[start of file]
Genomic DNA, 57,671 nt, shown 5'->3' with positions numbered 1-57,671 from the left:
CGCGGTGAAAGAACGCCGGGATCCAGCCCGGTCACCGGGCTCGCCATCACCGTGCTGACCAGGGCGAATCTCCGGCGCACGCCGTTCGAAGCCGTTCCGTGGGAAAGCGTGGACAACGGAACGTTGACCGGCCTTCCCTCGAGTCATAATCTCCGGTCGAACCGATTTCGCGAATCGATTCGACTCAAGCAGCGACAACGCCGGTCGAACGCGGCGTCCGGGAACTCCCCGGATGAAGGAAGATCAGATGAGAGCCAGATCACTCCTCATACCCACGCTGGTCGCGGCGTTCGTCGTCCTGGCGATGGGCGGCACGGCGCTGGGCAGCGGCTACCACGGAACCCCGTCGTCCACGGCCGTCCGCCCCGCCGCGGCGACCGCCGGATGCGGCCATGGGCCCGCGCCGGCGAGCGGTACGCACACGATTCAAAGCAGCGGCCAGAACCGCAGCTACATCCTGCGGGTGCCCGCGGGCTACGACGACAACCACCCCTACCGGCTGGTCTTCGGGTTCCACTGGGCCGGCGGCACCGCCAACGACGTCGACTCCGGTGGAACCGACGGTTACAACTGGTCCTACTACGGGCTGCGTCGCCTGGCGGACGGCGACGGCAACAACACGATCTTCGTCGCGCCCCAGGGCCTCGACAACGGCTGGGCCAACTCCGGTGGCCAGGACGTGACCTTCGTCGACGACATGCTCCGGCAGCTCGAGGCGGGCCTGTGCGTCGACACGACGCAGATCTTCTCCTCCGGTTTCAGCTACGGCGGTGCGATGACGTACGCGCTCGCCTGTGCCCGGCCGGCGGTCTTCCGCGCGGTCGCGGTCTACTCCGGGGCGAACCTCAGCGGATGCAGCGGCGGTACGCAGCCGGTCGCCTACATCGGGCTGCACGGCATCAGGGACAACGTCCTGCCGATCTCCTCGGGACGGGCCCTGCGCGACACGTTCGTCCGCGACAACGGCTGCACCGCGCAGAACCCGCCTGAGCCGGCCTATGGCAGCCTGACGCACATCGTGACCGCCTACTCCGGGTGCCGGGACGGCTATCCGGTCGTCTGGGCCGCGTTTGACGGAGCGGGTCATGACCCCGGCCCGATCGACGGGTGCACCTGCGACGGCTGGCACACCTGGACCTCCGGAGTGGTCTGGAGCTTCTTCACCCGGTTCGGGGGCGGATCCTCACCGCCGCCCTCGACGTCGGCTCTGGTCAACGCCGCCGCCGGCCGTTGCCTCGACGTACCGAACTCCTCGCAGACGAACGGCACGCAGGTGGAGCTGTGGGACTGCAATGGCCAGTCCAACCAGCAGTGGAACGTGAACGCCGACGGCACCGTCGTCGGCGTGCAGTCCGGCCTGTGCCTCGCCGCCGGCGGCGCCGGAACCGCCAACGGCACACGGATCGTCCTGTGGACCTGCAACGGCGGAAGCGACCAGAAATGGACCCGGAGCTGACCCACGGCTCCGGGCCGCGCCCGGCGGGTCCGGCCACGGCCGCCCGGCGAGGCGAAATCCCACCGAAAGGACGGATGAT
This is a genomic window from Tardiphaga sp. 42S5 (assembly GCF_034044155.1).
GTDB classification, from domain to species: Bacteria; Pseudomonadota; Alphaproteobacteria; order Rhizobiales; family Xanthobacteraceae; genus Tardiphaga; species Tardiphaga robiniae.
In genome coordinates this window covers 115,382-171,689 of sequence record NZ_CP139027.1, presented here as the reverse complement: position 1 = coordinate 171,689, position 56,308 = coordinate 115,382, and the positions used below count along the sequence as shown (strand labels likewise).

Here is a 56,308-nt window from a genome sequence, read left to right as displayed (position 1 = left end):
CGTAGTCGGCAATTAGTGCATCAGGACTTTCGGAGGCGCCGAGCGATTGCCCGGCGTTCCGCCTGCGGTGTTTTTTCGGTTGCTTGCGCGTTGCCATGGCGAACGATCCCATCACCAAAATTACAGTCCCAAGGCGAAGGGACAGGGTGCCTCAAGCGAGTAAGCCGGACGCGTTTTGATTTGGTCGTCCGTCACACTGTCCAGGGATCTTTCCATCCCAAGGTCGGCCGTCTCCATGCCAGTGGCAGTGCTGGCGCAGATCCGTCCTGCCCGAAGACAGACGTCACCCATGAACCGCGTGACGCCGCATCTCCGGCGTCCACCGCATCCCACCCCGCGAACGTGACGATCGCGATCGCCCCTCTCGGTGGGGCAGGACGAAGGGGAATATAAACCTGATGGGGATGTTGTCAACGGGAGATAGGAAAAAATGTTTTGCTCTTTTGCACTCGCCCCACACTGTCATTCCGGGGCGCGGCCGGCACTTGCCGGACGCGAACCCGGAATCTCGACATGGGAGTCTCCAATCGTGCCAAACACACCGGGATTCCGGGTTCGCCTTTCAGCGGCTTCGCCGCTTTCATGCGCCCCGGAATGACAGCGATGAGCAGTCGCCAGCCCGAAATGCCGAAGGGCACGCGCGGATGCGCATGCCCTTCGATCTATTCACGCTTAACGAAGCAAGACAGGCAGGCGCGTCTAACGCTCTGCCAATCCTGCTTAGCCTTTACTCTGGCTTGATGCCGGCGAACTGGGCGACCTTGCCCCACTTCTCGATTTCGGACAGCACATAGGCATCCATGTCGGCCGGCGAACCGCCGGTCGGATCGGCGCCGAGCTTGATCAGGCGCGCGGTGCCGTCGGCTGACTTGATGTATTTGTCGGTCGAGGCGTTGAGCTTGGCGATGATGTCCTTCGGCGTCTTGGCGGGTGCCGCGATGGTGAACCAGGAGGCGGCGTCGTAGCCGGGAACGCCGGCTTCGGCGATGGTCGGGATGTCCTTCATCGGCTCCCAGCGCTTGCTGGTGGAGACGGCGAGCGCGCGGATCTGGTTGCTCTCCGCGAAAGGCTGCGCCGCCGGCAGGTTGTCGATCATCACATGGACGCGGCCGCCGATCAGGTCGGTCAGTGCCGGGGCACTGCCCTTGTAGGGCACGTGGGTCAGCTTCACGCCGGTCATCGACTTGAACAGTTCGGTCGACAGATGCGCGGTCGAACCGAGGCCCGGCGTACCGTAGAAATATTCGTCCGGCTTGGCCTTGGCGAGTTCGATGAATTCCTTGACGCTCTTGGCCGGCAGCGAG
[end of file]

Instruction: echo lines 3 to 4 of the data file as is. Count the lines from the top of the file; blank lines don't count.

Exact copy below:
This is a genomic window from Tardiphaga sp. 42S5 (assembly GCF_034044155.1).
GTDB classification, from domain to species: Bacteria; Pseudomonadota; Alphaproteobacteria; order Rhizobiales; family Xanthobacteraceae; genus Tardiphaga; species Tardiphaga robiniae.